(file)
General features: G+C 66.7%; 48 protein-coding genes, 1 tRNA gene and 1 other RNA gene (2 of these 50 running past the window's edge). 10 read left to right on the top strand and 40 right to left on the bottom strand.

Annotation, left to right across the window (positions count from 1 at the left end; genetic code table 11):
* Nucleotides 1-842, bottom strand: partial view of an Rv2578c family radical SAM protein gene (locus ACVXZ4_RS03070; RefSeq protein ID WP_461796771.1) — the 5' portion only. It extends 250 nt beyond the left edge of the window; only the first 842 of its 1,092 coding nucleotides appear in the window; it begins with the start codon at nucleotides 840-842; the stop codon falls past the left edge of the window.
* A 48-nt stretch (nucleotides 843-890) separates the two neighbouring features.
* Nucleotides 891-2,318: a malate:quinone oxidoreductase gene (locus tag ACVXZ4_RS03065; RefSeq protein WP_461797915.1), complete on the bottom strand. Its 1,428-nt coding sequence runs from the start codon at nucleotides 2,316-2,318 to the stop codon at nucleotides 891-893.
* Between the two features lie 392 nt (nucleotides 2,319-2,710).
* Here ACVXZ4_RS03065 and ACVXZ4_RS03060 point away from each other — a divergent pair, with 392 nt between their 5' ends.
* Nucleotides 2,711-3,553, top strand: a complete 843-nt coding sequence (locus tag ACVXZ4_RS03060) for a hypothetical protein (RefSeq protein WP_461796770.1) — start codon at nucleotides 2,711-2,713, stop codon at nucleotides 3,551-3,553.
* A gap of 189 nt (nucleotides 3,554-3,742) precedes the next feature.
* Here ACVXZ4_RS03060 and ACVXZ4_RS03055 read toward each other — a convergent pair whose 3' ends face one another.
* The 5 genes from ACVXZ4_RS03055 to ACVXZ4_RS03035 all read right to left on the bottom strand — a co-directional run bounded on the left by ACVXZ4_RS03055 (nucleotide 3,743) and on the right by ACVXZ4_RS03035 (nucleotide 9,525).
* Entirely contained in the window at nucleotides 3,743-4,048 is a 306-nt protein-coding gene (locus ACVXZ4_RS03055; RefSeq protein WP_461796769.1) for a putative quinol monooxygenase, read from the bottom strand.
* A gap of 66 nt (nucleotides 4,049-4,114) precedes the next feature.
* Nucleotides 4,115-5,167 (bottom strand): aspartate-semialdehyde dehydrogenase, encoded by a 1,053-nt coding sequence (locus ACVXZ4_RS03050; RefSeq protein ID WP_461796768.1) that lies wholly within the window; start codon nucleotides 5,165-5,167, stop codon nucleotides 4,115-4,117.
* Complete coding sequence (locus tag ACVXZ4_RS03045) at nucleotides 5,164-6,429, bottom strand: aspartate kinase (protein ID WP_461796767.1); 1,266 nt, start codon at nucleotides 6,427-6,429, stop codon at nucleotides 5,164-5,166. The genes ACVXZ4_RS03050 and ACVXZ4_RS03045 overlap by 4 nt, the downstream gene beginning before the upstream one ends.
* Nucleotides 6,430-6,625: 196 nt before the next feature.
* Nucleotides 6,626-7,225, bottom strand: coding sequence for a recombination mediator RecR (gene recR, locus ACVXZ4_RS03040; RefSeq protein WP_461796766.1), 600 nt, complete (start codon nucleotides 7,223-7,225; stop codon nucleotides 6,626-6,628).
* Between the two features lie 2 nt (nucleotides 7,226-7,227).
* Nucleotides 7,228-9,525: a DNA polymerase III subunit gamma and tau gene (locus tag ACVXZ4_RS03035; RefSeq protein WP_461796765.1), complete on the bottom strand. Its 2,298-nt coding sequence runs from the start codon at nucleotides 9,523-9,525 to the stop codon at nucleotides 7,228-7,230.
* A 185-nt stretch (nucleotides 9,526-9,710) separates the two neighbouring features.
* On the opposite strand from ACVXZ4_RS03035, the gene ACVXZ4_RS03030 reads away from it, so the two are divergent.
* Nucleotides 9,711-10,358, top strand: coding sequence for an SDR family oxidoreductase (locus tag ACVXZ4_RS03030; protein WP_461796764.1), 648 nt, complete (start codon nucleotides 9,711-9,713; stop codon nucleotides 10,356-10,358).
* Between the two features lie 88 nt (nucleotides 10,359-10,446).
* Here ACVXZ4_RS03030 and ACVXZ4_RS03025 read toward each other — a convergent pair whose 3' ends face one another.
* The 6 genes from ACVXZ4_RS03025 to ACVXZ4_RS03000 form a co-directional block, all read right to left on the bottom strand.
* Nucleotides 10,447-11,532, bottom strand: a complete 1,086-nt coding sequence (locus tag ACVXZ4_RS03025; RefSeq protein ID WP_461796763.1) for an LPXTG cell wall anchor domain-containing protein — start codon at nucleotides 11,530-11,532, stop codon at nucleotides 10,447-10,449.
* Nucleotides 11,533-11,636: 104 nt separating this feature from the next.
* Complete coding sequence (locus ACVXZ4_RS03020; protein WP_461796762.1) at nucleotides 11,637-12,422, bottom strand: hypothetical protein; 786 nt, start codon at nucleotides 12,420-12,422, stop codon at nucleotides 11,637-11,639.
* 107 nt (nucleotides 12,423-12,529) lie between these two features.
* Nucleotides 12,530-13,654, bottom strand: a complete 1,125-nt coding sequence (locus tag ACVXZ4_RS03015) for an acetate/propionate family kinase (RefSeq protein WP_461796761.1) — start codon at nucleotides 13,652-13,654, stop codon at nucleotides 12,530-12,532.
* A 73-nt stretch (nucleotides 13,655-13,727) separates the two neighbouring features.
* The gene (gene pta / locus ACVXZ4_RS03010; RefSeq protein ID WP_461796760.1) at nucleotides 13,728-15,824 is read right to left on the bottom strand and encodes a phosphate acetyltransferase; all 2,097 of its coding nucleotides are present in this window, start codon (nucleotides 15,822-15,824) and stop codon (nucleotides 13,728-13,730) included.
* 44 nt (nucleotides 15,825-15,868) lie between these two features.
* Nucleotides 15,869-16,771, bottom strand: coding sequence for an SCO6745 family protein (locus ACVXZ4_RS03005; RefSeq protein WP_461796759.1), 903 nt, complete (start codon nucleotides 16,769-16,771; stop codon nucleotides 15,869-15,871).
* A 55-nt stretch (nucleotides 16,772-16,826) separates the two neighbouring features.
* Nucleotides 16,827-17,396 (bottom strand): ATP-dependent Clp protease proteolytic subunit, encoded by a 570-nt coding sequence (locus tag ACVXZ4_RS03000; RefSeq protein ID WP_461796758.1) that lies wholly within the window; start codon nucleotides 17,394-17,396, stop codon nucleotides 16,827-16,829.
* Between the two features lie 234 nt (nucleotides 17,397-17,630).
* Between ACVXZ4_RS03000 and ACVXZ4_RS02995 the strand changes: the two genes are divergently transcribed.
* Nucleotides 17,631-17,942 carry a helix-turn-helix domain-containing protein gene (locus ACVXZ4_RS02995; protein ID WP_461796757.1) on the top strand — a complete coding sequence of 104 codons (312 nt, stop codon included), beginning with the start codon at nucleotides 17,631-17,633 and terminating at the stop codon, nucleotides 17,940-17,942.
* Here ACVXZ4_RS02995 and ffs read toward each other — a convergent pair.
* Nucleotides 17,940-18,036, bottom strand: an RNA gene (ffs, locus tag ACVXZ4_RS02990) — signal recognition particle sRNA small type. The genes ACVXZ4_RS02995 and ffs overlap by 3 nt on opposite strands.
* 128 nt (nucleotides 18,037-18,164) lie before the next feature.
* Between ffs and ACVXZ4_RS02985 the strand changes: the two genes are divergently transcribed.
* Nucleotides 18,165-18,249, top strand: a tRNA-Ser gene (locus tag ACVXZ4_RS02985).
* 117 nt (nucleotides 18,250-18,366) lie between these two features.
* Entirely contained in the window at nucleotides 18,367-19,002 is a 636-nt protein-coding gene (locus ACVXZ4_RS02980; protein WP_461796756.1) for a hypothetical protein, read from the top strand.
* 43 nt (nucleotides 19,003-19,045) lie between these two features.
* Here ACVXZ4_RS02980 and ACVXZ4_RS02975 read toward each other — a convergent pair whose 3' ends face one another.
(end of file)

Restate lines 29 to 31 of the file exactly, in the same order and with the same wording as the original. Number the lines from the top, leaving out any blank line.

* 107 nt (nucleotides 12,423-12,529) lie between these two features.
* Nucleotides 12,530-13,654, bottom strand: a complete 1,125-nt coding sequence (locus tag ACVXZ4_RS03015) for an acetate/propionate family kinase (RefSeq protein WP_461796761.1) — start codon at nucleotides 13,652-13,654, stop codon at nucleotides 12,530-12,532.
* A 73-nt stretch (nucleotides 13,655-13,727) separates the two neighbouring features.